Phil pointed out the impact of world trade on fairness in the marketplace and the challenges of ensuring that food labelled as from the UK is genuinely produced in the UK. He called for supporting farmers in supplying the local market to keep food production in the countryside and reduce dependence on global supply chains.




Sue and Phil discussed the need for more equitable relationships between buyers and producers in the food industry. How what we’re seeing now in the arguments around red and green tractors is revealing the unasked and unanswered questions about who pays for the kind of farming that we want. Citizens want farming to be fair and sustainable, greener and healthier, and the government to support farmers. 


Sue mentioned how the “Get Fair for Farming” campaign, which called for buyers to honour contracts, payments, and quantities as agreed, was clear and easy to get behind. She emphasised the importance of addressing the challenges consumers face in making sustainable and ethical choices when shopping, as they are currently frustrated by the dilemma of whether to buy local, organic, seasonal, fair trade, plastic-free, plant-based, etc. when they are rushing around a supermarket.


Phil pointed out that while the marketplace often does not reward environmentally sustainable practices, farmers are increasingly required to meet higher environmental standards. He raised concerns about the monitoring and costs associated with the Green Tractor initiative and questioned who benefits from the data collected. He also highlighted the positive aspects of the red tractor and its role in ensuring food safety standards for British farmers while acknowledging the challenges facing the farming sector.




When asked about their visions for a more sustainable and healthier future for agriculture and food in the UK, Sue emphasised the importance of investing in changes that lead to growing healthier, ecologically suitable food in the country. She envisioned a future with minimal food processing, increased consumption of fruits, vegetables, sustainable meat and dairy, and many more pulses and legumes (including use for fertility building and livestock rotations), and a more varied landscape with enhanced natural features like hedgerows, woodlands, and regenerated peatlands and wetlands that are performing the functions they should be.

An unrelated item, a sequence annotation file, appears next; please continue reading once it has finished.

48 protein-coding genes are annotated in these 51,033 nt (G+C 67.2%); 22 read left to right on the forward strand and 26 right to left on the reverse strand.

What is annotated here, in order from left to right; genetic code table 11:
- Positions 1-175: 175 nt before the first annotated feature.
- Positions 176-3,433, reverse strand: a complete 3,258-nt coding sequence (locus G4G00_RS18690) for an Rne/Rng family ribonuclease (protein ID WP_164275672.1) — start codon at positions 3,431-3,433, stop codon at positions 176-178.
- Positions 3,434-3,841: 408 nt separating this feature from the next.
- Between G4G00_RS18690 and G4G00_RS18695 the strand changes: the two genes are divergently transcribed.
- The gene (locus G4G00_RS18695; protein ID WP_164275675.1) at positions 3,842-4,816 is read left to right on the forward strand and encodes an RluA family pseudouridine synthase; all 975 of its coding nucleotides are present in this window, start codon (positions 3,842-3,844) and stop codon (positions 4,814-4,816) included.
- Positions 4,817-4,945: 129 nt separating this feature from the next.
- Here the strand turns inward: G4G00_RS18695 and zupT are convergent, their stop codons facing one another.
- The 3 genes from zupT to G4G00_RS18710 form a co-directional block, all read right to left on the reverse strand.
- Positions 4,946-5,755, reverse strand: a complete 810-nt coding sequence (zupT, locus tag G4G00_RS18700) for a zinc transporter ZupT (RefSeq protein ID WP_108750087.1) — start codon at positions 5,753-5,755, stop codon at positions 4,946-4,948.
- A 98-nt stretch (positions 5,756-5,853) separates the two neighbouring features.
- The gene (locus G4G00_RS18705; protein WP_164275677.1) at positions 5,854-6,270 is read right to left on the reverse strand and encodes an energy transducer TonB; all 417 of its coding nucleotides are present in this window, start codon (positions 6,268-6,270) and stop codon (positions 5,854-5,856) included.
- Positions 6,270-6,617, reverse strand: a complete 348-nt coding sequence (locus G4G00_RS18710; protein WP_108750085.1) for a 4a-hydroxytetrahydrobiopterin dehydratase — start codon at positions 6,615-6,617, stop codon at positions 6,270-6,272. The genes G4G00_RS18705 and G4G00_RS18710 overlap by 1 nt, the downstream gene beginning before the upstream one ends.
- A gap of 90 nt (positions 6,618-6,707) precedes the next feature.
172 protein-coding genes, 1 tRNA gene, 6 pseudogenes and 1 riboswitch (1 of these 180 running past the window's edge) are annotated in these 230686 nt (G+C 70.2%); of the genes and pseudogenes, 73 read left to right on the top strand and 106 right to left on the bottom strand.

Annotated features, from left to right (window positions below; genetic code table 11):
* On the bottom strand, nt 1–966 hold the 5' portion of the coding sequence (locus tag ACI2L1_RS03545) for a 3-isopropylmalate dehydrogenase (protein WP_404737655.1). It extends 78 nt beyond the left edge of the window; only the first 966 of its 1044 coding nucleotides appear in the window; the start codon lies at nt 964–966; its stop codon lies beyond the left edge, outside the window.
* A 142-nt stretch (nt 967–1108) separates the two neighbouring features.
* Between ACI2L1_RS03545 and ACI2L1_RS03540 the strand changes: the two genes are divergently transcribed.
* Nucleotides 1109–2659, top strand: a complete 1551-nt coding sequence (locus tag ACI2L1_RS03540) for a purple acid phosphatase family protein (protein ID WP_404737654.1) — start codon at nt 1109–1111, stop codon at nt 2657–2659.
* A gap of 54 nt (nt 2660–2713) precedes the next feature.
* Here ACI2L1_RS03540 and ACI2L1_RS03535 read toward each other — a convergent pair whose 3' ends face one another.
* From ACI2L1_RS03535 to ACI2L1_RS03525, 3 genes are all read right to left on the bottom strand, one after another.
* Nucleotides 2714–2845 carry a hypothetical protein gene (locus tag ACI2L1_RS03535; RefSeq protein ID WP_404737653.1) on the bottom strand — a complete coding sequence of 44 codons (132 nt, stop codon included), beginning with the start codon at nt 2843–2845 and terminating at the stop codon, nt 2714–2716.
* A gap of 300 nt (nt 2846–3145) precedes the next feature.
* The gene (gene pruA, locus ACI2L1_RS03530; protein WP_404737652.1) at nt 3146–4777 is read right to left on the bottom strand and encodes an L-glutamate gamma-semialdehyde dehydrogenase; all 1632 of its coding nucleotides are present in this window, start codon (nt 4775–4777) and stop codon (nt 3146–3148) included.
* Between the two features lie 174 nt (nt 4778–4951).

Sue also emphasised the role of public money and procurement in supporting healthy food from UK farmers, ensuring access to nutritious food for everyone, especially in schools and hospitals, stating: “Kids will be having good healthy food cooked by chefs in schools every single day, hospitals will be serving good quality food, and we’ll be valuing food almost like the fifth emergency service – fundamental to our health and well-being, we will recognise that if we can fix food, the planet and our health, it will give us so much more scope, shape and opportunity to live a more fairer, more sustainable life in the future.”


Phil recognised the pressures on the land due to population growth and economic complexities. Still, he stressed that farming is vital in achieving environmental responsibility and improving soil health. He believed that farming holds solutions to many of these challenges and can contribute to a better future.




In a short conclusion, Sue emphasised the necessity of saving the planet from an agricultural perspective, stating, “We don’t really have a choice. The alternative is pretty grim. So the question is not can we, but how can we.” 


Phil expressed a similar sentiment, saying, “Yes. We’re going to have to. We have got to get ourselves in a place whereby, first and foremost, if we’re producing food, we’ve got to do it sustainably.”


Following the talks, the panel received questions and debated the topic. Tom Gribble then concluded the evening, thanking sponsors and the audience for their participation.